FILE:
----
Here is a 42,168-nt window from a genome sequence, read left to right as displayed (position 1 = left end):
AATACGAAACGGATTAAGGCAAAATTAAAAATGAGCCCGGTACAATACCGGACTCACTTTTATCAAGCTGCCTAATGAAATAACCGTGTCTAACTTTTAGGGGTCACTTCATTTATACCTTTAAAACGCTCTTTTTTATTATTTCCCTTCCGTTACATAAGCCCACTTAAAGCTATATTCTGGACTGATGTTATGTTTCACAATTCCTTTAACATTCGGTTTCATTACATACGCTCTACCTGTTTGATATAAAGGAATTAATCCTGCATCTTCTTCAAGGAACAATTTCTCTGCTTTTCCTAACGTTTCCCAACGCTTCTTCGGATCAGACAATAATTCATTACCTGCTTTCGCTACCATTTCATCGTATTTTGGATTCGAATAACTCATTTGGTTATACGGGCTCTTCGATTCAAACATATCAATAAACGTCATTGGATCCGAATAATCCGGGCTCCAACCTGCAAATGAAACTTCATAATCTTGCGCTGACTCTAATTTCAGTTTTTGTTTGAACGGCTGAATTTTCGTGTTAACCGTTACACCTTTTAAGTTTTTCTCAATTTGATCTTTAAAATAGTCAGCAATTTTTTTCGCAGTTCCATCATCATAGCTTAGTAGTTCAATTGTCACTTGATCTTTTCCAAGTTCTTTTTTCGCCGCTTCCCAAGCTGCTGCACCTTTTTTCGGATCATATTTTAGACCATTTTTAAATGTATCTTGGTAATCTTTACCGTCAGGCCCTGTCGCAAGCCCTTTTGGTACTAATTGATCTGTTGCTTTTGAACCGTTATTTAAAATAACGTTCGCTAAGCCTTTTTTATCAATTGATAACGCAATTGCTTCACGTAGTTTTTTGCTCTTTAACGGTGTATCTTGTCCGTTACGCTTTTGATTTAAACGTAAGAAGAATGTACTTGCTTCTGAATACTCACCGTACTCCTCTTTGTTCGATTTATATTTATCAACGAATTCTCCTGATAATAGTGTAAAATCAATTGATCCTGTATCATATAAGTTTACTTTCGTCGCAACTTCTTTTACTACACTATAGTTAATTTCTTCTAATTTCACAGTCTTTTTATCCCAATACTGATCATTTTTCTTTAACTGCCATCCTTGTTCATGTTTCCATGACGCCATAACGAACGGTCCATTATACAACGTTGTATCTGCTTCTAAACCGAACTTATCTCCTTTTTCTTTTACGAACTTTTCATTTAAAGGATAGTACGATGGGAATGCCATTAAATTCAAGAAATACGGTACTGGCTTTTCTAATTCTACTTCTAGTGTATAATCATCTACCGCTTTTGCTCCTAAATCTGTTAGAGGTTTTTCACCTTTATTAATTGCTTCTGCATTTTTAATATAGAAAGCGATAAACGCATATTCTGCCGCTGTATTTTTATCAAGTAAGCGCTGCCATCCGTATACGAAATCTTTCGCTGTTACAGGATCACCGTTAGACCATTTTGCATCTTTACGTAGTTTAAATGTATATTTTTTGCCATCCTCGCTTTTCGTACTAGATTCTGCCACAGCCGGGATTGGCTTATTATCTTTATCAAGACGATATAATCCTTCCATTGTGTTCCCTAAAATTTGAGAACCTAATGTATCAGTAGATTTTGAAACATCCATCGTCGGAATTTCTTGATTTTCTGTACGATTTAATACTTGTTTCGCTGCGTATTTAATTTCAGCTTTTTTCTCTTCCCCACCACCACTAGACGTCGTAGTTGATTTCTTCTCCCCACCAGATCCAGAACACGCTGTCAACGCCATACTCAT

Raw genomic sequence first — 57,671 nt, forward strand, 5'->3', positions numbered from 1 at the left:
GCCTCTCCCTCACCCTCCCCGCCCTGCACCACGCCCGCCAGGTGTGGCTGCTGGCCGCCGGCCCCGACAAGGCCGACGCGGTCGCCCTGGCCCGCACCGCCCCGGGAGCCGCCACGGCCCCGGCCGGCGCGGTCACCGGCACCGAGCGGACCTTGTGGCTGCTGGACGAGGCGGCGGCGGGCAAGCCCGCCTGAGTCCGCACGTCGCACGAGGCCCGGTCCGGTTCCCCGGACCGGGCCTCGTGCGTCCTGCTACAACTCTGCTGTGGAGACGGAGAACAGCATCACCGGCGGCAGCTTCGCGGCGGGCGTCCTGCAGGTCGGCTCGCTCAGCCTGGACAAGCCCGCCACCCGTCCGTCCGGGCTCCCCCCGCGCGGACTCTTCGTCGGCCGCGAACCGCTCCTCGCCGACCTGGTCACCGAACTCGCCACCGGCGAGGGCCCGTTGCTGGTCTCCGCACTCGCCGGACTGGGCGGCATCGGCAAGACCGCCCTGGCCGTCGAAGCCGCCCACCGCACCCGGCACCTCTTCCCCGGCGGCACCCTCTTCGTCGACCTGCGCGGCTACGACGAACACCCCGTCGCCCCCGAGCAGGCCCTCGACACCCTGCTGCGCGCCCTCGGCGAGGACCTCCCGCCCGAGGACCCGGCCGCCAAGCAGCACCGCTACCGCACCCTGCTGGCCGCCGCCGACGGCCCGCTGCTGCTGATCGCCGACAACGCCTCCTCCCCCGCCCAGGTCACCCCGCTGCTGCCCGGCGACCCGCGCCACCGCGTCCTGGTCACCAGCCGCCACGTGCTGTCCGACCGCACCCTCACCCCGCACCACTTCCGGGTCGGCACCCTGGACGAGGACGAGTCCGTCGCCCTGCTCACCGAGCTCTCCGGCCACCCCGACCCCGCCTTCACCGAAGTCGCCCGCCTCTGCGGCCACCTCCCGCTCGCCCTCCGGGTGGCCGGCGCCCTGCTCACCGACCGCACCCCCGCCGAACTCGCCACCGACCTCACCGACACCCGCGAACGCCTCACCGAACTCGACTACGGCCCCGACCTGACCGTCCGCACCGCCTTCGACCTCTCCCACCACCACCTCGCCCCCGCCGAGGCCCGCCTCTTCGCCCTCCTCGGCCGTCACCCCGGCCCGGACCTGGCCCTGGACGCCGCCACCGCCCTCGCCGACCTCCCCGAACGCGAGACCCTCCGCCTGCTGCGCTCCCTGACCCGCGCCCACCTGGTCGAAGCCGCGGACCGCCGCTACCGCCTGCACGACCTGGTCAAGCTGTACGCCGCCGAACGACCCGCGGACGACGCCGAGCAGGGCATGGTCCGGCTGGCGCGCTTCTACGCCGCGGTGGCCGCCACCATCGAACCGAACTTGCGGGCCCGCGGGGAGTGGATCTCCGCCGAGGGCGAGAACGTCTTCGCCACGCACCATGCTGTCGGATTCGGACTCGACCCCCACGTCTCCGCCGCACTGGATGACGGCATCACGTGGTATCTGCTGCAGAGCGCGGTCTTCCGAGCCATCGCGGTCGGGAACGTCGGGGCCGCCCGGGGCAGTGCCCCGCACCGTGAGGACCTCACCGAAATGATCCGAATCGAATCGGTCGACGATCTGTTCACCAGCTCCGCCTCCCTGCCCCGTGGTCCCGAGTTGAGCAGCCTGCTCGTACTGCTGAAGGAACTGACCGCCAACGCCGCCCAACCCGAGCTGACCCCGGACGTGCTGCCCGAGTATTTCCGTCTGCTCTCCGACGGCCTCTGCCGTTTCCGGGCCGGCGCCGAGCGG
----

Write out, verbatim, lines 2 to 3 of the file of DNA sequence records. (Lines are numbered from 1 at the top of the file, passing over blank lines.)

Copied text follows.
AATACGAAACGGATTAAGGCAAAATTAAAAATGAGCCCGGTACAATACCGGACTCACTTTTATCAAGCTGCCTAATGAAATAACCGTGTCTAACTTTTAGGGGTCACTTCATTTATACCTTTAAAACGCTCTTTTTTATTATTTCCCTTCCGTTACATAAGCCCACTTAAAGCTATATTCTGGACTGATGTTATGTTTCACAATTCCTTTAACATTCGGTTTCATTACATACGCTCTACCTGTTTGATATAAAGGAATTAATCCTGCATCTTCTTCAAGGAACAATTTCTCTGCTTTTCCTAACGTTTCCCAACGCTTCTTCGGATCAGACAATAATTCATTACCTGCTTTCGCTACCATTTCATCGTATTTTGGATTCGAATAACTCATTTGGTTATACGGGCTCTTCGATTCAAACATATCAATAAACGTCATTGGATCCGAATAATCCGGGCTCCAACCTGCAAATGAAACTTCATAATCTTGCGCTGACTCTAATTTCAGTTTTTGTTTGAACGGCTGAATTTTCGTGTTAACCGTTACACCTTTTAAGTTTTTCTCAATTTGATCTTTAAAATAGTCAGCAATTTTTTTCGCAGTTCCATCATCATAGCTTAGTAGTTCAATTGTCACTTGATCTTTTCCAAGTTCTTTTTTCGCCGCTTCCCAAGCTGCTGCACCTTTTTTCGGATCATATTTTAGACCATTTTTAAATGTATCTTGGTAATCTTTACCGTCAGGCCCTGTCGCAAGCCCTTTTGGTACTAATTGATCTGTTGCTTTTGAACCGTTATTTAAAATAACGTTCGCTAAGCCTTTTTTATCAATTGATAACGCAATTGCTTCACGTAGTTTTTTGCTCTTTAACGGTGTATCTTGTCCGTTACGCTTTTGATTTAAACGTAAGAAGAATGTACTTGCTTCTGAATACTCACCGTACTCCTCTTTGTTCGATTTATATTTATCAACGAATTCTCCTGATAATAGTGTAAAATCAATTGATCCTGTATCATATAAGTTTACTTTCGTCGCAACTTCTTTTACTACACTATAGTTAATTTCTTCTAATTTCACAGTCTTTTTATCCCAATACTGATCATTTTTCTTTAACTGCCATCCTTGTTCATGTTTCCATGACGCCATAACGAACGGTCCATTATACAACGTTGTATCTGCTTCTAAACCGAACTTATCTCCTTTTTCTTTTACGAACTTTTCATTTAAAGGATAGTACGATGGGAATGCCATTAAATTCAAGAAATACGGTACTGGCTTTTCTAATTCTACTTCTAGTGTATAATCATCTACCGCTTTTGCTCCTAAATCTGTTAGAGGTTTTTCACCTTTATTAATTGCTTCTGCATTTTTAATATAGAAAGCGATAAACGCATATTCTGCCGCTGTATTTTTATCAAGTAAGCGCTGCCATCCGTATACGAAATCTTTCGCTGTTACAGGATCACCGTTAGACCATTTTGCATCTTTACGTAGTTTAAATGTATATTTTTTGCCATCCTCGCTTTTCGTACTAGATTCTGCCACAGCCGGGATTGGCTTATTATCTTTATCAAGACGATATAATCCTTCCATTGTGTTCCCTAAAATTTGAGAACCTAATGTATCAGTAGATTTTGAAACATCCATCGTCGGAATTTCTTGATTTTCTGTACGATTTAATACTTGTTTCGCTGCGTATTTAATTTCAGCTTTTTTCTCTTCCCCACCACCACTAGACGTCGTAGTTGATTTCTTCTCCCCACCAGATCCAGAACACGCTGTCAACGCCATACTCAT

Raw genomic sequence first — 57,671 nt, forward strand, 5'->3', positions numbered from 1 at the left: